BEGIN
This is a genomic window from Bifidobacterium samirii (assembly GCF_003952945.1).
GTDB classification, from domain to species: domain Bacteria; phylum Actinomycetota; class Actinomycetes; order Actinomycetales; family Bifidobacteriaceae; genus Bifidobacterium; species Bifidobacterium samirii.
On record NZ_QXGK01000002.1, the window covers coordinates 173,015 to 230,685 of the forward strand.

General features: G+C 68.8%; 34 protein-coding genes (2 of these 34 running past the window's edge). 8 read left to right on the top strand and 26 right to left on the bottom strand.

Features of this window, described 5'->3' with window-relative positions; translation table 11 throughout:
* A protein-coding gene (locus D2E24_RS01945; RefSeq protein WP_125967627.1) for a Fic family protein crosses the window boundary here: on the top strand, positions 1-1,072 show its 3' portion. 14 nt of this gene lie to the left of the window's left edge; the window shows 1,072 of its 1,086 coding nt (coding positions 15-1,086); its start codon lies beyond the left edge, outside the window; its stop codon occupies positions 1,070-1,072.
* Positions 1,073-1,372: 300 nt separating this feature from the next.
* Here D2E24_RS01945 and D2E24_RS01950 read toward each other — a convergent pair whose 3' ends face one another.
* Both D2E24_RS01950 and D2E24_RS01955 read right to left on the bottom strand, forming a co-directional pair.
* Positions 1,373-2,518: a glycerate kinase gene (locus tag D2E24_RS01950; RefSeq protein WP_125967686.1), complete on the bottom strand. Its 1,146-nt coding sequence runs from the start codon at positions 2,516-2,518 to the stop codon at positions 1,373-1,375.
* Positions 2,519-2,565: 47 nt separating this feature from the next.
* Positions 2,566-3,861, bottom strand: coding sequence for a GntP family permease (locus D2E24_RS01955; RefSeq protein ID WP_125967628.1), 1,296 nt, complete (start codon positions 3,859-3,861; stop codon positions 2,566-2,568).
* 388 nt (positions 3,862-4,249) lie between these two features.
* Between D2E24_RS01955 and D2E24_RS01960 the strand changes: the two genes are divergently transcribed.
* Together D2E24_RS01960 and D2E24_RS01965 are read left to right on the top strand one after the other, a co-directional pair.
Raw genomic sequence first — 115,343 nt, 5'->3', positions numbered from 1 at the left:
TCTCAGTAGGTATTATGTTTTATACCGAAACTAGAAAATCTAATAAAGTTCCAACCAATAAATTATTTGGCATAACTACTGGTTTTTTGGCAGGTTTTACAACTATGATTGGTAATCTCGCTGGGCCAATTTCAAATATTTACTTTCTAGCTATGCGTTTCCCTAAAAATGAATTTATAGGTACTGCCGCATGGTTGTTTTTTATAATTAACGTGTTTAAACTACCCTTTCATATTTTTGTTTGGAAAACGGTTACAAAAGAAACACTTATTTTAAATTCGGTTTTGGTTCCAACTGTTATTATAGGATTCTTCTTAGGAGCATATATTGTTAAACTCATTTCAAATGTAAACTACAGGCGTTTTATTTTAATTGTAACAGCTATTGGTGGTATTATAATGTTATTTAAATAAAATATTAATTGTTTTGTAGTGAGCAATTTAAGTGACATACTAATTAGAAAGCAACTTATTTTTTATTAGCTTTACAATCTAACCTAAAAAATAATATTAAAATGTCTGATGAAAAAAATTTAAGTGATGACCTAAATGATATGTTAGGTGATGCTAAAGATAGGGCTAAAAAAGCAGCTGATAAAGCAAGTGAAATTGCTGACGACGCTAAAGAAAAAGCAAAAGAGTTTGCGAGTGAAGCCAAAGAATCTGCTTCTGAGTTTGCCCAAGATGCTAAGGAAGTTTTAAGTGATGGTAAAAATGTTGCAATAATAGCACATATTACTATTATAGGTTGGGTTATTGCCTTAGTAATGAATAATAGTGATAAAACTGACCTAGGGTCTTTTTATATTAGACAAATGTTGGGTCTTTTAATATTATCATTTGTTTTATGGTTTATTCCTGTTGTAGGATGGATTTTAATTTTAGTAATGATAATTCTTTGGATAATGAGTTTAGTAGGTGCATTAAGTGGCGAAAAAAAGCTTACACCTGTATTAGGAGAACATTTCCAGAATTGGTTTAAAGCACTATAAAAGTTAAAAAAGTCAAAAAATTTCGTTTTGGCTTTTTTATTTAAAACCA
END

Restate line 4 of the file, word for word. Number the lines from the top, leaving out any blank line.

General features: G+C 68.8%; 34 protein-coding genes (2 of these 34 running past the window's edge). 8 read left to right on the top strand and 26 right to left on the bottom strand.